Eruptions


Al-Baidha volcanoAl-Qider volcano in Saudi Arabia. Image courtesy of Ahmed Al-Hussaini.

I’ve been searching for more information on the Saudi Arabian earthquake swarm reported last week. A number of Eruptions readers have also added some on-the-ground info as well.

UPDATE 12:30PM Pacific: Here is a brief update via Reuters India. They mention that five villages are being evacuated as a precaution. Beyond that, not much new information and it does feature this line that makes me shudder: “The region lies on a fault line, according to SGS, which declined to comment on current magma levels, but newspapers reported that in the past few days magma levels had risen to 4 km (2.5 miles) below the surface from 8 km.” Magma levels? Magma is not like the water table. Ack! Again, I’m not sure how the SGS knows definitively that magma is rising.

I’ll divide what we know into three groups:

The facts:


Lava flows in the area around Al-Qider Volcano, Saudi Arabia. Image courtesy of Ahmed Al-Hussaini.

The conjectures

Rumors (Not to say these aren’t true, but I have yet to find corroboration – thanks to the commenters who left this information)

  • Earthquakes are being felt as far away as the coastal city of Yanbu, Madinah (250 km distant) and Tabuk (400 km to the north).
  • Groaning noises, peculiar odors and wells drying up near the epicenters(?)
  • Fisherman has noticed a change in sea level(?)
  • increasing number of earthquakes in the area

And that is what we know. Nothing conclusive about the source of these earthquakes and not a lot of news out there in the MSM. If you find anything, feel free to post it here and we can all keep on eye on the events in western Saudi Arabia.


Al-Qider Al-Baidha Mountain in Saudi Arabia. Image courtesy of Ahmed Al-Hussaini.

Comments

  1. #1 Kim Hannula
    May 18, 2009

    That top picture is amazing.

  2. #2 robert somerville
    May 18, 2009

    so what would the tectonic explanation be for basaltic volcanism away from the supposed spreading center in Red Sea ???

  3. #3 Ahmed Al-Hussaini
    May 18, 2009

    Hi Erik,

    I just want to note that the first picture is for Al-Baidha Mountain which is an extinct volcano, and the third picture is for Al-Qider volcano.

  4. #4 Erik Klemetti
    May 18, 2009

    Thanks for the corrections Ahmed. They should be fixed by now.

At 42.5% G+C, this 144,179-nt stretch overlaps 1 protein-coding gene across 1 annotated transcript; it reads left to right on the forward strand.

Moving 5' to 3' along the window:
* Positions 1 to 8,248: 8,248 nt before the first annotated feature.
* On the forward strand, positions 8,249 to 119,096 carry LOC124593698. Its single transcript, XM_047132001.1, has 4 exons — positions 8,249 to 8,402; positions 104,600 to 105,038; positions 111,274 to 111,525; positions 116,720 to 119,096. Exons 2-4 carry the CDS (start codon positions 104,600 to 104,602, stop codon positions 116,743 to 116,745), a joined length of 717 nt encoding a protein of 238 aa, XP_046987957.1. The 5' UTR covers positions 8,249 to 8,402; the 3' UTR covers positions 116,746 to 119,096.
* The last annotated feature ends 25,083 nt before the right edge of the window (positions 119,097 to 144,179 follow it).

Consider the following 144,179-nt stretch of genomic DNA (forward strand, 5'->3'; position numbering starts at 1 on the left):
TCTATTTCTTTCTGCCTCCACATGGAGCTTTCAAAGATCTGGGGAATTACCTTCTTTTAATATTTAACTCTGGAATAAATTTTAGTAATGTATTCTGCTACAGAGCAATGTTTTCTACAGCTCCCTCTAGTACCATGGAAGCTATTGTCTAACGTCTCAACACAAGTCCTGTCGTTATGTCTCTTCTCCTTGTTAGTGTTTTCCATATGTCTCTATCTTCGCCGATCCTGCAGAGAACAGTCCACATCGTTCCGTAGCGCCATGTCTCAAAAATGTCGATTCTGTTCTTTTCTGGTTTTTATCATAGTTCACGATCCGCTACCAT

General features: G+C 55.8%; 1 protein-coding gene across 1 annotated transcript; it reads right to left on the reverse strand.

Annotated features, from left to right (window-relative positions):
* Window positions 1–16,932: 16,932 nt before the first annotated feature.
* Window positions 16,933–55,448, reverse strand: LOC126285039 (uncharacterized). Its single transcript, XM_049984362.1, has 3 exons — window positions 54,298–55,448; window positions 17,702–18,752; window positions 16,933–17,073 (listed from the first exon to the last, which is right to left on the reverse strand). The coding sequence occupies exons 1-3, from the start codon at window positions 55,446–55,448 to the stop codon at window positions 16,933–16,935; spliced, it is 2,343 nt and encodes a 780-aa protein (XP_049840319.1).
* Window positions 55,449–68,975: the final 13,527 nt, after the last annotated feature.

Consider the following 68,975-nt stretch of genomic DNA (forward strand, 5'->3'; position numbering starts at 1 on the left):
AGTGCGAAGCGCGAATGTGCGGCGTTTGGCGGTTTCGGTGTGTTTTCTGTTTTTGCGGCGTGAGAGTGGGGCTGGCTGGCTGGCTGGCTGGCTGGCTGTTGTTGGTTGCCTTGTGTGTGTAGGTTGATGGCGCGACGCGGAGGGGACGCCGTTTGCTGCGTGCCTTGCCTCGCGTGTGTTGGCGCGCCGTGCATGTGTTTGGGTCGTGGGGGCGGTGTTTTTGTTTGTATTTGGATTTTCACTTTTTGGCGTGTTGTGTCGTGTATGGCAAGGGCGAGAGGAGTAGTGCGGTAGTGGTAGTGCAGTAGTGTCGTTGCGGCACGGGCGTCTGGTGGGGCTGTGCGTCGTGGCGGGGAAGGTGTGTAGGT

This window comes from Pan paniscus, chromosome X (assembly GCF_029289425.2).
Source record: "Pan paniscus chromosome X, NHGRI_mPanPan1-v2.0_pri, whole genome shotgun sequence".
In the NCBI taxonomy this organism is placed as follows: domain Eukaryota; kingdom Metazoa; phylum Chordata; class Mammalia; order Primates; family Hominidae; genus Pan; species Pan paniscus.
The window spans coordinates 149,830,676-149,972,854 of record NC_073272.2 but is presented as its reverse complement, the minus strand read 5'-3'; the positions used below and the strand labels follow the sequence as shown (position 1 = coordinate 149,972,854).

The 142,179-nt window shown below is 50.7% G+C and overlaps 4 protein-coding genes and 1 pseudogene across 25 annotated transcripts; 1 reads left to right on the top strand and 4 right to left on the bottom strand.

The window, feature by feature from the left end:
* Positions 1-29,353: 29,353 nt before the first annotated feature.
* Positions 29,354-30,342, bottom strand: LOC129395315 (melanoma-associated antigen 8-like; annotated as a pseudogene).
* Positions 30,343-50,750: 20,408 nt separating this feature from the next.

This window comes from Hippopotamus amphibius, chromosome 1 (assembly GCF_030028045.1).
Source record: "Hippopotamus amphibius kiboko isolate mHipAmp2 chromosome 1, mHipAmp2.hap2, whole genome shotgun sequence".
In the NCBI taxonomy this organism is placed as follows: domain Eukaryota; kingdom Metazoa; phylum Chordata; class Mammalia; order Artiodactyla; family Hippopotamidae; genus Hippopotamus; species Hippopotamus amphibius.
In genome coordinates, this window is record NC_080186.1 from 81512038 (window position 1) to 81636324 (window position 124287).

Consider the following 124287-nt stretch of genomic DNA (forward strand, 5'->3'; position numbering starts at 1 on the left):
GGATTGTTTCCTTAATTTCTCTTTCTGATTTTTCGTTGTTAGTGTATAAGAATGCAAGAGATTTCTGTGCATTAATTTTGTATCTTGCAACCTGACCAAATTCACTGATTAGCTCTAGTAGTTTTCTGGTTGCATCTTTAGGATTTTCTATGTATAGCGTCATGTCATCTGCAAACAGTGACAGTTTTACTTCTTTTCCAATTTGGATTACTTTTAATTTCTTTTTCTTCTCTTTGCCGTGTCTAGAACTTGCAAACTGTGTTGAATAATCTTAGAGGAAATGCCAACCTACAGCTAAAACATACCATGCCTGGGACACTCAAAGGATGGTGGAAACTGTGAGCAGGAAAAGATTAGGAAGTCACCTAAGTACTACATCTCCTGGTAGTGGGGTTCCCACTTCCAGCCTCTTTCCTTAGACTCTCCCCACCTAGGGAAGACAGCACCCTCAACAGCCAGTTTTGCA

5. #5 mike
    May 18, 2009

    That top volcano looks like a smaller version of Olympus Mons!

  6. #6 Ahmed Al-Hussaini
    May 19, 2009

    It’s confirmed today that water temperatures in near water wells had rised

    Smoke is coming out from some places

    Also, animals started to act madly

    about half an hour ago an earthquake occured and could be felt firmly in Um Lijj ( 80km to the west, coastal city )and in Yanbu ( around 150km to the south-west ), in fact it caused a noticed movement in home furnitures

  7. #7 Ahmed
    May 19, 2009

    The last shock was rated at M4.9

    more information here

    http://earthquake.usgs.gov/eqcenter/recenteqsww/Quakes/us2009gvaj.php

  8. #9 Thomas Donlon
    May 19, 2009

    If anyone has not read this link Ian put up earlier – please do so – it is extremely helpful background information.

    The huge number of scoria’s and records of volcanic and phreatic activity which you can read about at the link below means that we are more likely to see something volcanic or phreatic than if it were unrest at a huge caldera system.
    http://www.saudiaramcoworld.com/issue/200602/volcanic.arabia.htm

    You also must click on the “see the volcanoes” photo that is in the top right of the article text at the same link. The photos are great – and will add greatly to an understanding of what geology lovers might hope to see from this eruption.

    The link was provided by Hypocentre – a.k.a. Dr Ian G. Stimpson (Seismologist) in the earlier Saudi Arabia volcano post.

  9. #10 Thomas Donlon
    May 19, 2009

    http://www.a1saudiarabia.com/Evacuation-begins-as-tremors-continue/

    At this link they say that now magma has now risen to 3 km below the surface. (The article is from a few days ago – maybe it is at 2 km now?)

    The article linked in my above comment indicate that they had seismic monitoring equipment in the area. So, I guess they are tracking via the quakes, the movement of magma up a conduit or maybe they think magma is making a new conduit as it rises.

  10. #11 Thomas Donlon
    May 19, 2009

    http://earthquake.usgs.gov/eqcenter/recenteqsww/Maps/10/40_25.php

    They just got a 5.6 magnitude quake there within the last hour. The eruption seems to be on its way (to me, anyway).

  11. #12 Ahmed
    May 19, 2009

    A tremor just happened and rated at M5.6

    http://earthquake.usgs.gov/eqcenter/recenteqsww/Quakes/quakes_all.php

    was preceded by a M4.6 tremor about 40 minutes ago